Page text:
NATHALIE NAHAI: I have a feeling that that is going to be something that we dig into quite a lot more when you have your session with us, because that’s a big one. It has big implications for agency, personal sovereignty, freedom.
But just to kind of dig into the headlines and leave it at that sort of level at the moment, what do you see as some of the biggest disruptions happening in the world of digital democracy?
CARL MILLER: Well, I mean, digital democracy is itself a disruption. It’s essentially the idea that we can constantly change the way our democracies work, using technology in one way or another. It began largely as a kind of activist pursuit, I think, because people wanted to find ways of making governments more responsive and agile to their citizens, but if you look now to places like Taiwan, some of the Baltic countries, and across some cities and local governments actually, around Europe, it’s beginning to actually be used by those governments themselves, so it’s beginning to be attached by power. And really, when you start to create new processes, like consensus-finding ways of having discussions online and then turning those into laws, as they’re done in Taiwan, the sky’s the limit.
Suddenly democracy is a living being again, it’s not something which is kind of baked into vellum.#
It’s not simply a tradition we inherit, it’s also something that we control and, continue to work on ourselves. And that is itself, I think a profound disruption, right? Because when you start to see democracy as being something which lives and breathes and grows, rather than, say, maybe just the single act of voting every five years, what democracy even is, will change in our eyes, I think. And that is a huge disruption if it happens.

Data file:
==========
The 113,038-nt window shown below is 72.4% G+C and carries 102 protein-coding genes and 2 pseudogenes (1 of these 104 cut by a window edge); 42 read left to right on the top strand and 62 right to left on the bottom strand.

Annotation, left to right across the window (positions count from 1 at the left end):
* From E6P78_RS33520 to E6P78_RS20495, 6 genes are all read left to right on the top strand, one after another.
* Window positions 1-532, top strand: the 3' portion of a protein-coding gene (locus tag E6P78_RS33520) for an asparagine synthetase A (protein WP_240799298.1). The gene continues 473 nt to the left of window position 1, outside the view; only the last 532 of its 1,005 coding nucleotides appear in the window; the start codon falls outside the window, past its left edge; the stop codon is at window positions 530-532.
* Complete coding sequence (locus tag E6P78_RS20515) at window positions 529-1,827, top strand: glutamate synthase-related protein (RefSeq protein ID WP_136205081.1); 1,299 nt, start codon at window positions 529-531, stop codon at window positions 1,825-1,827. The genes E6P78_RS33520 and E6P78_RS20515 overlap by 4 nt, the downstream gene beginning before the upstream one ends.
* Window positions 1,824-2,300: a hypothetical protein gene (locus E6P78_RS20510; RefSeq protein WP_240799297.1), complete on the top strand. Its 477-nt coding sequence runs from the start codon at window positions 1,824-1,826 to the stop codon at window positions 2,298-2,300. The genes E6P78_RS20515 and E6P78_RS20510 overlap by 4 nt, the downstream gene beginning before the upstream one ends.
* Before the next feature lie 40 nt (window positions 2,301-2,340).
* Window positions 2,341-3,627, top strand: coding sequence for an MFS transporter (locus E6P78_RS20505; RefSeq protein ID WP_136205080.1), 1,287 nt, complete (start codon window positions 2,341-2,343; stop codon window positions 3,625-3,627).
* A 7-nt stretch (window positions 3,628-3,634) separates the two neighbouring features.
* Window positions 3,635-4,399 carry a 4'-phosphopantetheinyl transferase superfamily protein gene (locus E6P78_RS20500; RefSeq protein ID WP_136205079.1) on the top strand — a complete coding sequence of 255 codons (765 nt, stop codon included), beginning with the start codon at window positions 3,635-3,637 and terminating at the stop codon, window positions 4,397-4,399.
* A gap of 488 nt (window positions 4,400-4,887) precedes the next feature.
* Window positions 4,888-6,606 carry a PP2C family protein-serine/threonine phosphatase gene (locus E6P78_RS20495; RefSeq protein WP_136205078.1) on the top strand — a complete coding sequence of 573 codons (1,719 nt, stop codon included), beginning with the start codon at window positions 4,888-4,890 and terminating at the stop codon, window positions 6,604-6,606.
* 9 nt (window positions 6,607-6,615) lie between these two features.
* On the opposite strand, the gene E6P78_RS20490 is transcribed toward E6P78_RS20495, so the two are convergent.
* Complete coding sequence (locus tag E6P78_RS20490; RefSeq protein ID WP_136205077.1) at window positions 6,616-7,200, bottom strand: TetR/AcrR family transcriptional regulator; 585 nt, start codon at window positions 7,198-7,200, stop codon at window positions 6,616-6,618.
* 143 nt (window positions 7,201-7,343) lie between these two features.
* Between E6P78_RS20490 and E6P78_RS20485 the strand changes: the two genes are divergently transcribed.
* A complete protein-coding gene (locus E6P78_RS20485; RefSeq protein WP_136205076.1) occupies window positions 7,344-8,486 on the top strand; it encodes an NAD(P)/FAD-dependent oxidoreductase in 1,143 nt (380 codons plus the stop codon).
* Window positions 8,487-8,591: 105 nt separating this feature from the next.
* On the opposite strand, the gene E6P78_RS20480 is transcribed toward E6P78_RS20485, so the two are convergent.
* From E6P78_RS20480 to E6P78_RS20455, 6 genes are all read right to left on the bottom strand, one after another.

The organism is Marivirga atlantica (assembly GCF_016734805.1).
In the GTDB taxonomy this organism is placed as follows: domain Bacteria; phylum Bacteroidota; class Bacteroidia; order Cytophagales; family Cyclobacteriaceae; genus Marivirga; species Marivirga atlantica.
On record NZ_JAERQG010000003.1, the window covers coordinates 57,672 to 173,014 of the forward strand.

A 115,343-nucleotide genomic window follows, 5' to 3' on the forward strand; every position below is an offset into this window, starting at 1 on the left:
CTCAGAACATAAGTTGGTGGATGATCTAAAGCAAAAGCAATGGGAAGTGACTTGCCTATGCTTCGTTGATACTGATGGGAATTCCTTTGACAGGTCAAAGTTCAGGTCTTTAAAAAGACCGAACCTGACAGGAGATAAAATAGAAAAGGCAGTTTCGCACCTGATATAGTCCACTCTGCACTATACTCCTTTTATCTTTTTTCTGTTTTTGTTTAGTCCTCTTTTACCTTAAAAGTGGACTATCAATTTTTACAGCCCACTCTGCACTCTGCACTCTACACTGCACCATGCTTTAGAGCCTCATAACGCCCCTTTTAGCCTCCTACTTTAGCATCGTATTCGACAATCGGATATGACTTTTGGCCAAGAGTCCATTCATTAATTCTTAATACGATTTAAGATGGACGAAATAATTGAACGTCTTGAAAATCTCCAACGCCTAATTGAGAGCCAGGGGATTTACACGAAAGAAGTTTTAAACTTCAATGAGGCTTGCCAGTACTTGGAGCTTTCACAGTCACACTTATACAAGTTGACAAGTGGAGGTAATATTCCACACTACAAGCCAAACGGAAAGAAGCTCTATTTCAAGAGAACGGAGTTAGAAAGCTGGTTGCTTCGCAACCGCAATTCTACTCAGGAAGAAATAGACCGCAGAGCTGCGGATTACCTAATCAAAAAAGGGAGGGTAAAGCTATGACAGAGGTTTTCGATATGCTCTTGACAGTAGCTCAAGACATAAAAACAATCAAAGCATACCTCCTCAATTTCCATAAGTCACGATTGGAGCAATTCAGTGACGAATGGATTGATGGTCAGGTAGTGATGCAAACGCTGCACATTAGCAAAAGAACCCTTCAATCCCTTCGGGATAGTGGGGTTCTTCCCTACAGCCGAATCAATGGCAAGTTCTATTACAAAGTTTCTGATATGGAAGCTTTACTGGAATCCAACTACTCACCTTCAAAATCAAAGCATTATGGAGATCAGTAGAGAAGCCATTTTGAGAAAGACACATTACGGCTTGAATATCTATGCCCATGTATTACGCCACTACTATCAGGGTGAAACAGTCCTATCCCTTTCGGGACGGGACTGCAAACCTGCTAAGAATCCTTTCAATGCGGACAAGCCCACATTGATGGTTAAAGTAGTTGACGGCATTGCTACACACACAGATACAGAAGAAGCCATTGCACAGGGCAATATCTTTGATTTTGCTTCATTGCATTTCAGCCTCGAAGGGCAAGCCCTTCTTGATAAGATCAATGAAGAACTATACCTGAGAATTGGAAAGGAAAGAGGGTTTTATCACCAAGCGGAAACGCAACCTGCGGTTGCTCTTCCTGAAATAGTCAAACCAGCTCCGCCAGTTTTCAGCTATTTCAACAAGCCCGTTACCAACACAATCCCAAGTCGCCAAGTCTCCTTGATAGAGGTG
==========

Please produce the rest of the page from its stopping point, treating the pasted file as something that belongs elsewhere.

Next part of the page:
NATHALIE NAHAI: Yeah, I like the idea that it’s something which can evolve and become more of a living responsive organism based on how people use it. I’ve got a lot of thoughts about the level of democracy that we have when you get to vote on a foregone set of people. Okay, so let’s talk briefly about cybercrime. What’s going on in the world of cybercrime? You’ve got some really exciting… well [this is] probably too short to have long stories but, exciting stories about what’s going on in Blackhat conferences and all this kind of stuff…
CARL MILLER: Indeed, yeah, I mean, so cybercrime is one of these dynamics where power is constantly competed over, obviously, between law enforcement agencies, states and criminals, and I’ve been kind of entranced and scared by, for many years now.
The first thing to say is that crime has utterly transformed over the last 20 years, like half of crime now happens, basically, we call it cyber-dependent crime, through the devices and technologies which we use and largely via the internet. You’re more likely to have your social media accounts burgled in your house, you’re more likely to receive a virus than be the victim of all forms of violent crime put together. So crime has completely, completely transformed. We often don’t see it. It’s not necessarily a crime which is visible out there in the street, but it’s a crime, which impacts so many more of us than it was before, and it’s continuing to transform.
The thing that hasn’t really transformed, unfortunately, is the police. The police are set up with these extremely geographic-centred ways of doing policing, we have 43 different local constabularies across the UK, most other European countries are organised on largely the same basis. So the problem—and this isn’t… there’s lots of good news stories to do with the digital revolution, this isn’t one of those—is that we are living through, in my eyes, one of the most serious crises of law enforcement ever, maybe the most serious one ever. I think police forces and therefore states kind of really, really struggling to work out how to enforce laws online, in the same way they can offline. And in the kind of vacuum left by I think, overly distant and overly geographically centred police forces, we’re seeing vigilantism and kind of private citizens, in many ways, taking the law in their own hands, or at least trying to protect themselves in any way that they can, too.